Scenario 1: It’s the day before the contest, and a friend in need really needs $100 to get through the weekend.  You can give him the money and help him out but lose out on going to the contest, or you can refuse to help and go onto the contest.

Scenario 2: The contest is over and you have your $5000 in hand. Your friend then comes to you and asks for $100 to get through the weekend.

In which scenario do you think that 1) the person is more likely to give up the $100 and 2) that society would have the higher expectation that the person give up the $100? In both cases, the answer is scenario 2, because it is the difference between sacrificing the potential for earning money and the sharing of money one has already earned, especially since it’s only a small percentage of the whole. This is somewhat analogous to the comparison between sharing GPA points and asking the rich to pay more to aid the poor.

In short, this is just yet another attempt by someone to use two things which perhaps on the surface appear analogous, but when one starts digging deeper are almost nothing alike, in an attempt to persuade the layman that their economic point of view makes sense. But in the end, it’s still comparing apples and oranges. The idea is that people have a visceral reaction to not wanting to give away what they earned, especially when one is rewarding potentially “lazy” people who do no work and get a 0.0 GPA in hopes that someone with a better GPA will help them out. But the circumstances between the two are so different that the comparison just doesn’t make sense.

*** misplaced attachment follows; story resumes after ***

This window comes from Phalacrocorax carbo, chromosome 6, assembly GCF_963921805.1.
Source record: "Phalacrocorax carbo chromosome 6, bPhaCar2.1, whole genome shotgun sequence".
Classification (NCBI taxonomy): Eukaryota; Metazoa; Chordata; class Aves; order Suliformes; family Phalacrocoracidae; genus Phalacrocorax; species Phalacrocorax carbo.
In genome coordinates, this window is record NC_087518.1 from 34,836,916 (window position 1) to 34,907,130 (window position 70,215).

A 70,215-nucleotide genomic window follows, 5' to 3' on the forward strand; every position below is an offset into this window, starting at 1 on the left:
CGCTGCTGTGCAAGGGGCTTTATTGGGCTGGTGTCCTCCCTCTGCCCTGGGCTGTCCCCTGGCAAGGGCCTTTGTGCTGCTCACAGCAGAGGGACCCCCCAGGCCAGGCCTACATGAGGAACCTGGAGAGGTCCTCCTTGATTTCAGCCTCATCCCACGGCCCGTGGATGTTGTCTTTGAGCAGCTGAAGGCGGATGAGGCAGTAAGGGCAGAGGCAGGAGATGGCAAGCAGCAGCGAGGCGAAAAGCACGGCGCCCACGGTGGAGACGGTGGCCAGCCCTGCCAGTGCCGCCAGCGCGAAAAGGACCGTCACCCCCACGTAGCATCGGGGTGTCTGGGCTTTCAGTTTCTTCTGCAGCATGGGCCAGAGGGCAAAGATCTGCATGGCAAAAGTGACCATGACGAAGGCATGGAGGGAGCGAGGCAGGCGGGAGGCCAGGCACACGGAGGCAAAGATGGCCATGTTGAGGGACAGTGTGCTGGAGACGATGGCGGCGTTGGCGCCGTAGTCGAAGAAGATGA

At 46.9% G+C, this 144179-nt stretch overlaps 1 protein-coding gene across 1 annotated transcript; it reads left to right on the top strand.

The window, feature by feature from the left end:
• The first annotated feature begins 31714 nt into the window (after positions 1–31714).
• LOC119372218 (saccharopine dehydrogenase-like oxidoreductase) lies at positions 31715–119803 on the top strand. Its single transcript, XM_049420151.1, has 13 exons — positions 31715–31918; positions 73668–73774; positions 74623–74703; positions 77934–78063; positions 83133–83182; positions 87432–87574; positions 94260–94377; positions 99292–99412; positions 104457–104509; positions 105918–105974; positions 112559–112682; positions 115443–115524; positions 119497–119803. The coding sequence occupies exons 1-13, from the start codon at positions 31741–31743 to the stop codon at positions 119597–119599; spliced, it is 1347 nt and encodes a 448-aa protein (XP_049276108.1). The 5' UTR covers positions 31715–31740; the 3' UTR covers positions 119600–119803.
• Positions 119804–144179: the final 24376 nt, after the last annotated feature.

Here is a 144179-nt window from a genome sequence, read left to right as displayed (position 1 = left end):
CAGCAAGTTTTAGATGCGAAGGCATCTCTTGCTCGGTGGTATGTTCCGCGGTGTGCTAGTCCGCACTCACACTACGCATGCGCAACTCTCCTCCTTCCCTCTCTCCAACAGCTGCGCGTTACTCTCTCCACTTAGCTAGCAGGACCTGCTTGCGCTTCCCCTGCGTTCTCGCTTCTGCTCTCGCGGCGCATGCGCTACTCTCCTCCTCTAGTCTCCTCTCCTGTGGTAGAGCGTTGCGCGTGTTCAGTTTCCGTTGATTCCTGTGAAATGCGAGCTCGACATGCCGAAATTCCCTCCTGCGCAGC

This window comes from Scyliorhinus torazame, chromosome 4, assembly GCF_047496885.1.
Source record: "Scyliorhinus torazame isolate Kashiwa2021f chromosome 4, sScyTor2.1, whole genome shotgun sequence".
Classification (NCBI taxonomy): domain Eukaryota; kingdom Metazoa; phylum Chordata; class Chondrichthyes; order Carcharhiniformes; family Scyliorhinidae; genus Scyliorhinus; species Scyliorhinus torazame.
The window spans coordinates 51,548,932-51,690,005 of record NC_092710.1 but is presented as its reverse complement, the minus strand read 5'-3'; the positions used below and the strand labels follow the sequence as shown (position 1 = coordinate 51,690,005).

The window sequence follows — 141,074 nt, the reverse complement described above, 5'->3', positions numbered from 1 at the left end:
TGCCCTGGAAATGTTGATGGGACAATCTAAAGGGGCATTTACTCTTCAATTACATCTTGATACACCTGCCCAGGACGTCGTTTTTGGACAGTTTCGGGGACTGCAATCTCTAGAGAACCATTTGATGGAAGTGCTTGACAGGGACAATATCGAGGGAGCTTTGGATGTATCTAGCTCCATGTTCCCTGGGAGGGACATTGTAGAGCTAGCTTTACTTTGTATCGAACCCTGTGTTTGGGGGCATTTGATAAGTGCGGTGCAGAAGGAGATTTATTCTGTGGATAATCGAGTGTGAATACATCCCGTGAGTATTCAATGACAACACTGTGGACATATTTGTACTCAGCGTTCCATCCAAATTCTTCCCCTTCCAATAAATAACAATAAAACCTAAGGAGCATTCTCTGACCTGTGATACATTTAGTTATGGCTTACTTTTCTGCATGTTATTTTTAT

Evidence: You Haz It. Use It.

If one read this article without any knowledge of actual facts, it might actually make sense:

Yet a number of political analysts and social scientists say the intransigence has as much to do with Americans outside the capital as lawmakers within it. If Americans want to know why their elected officials can’t compromise, these scholars and pundits say, perhaps they ought to look in the mirror.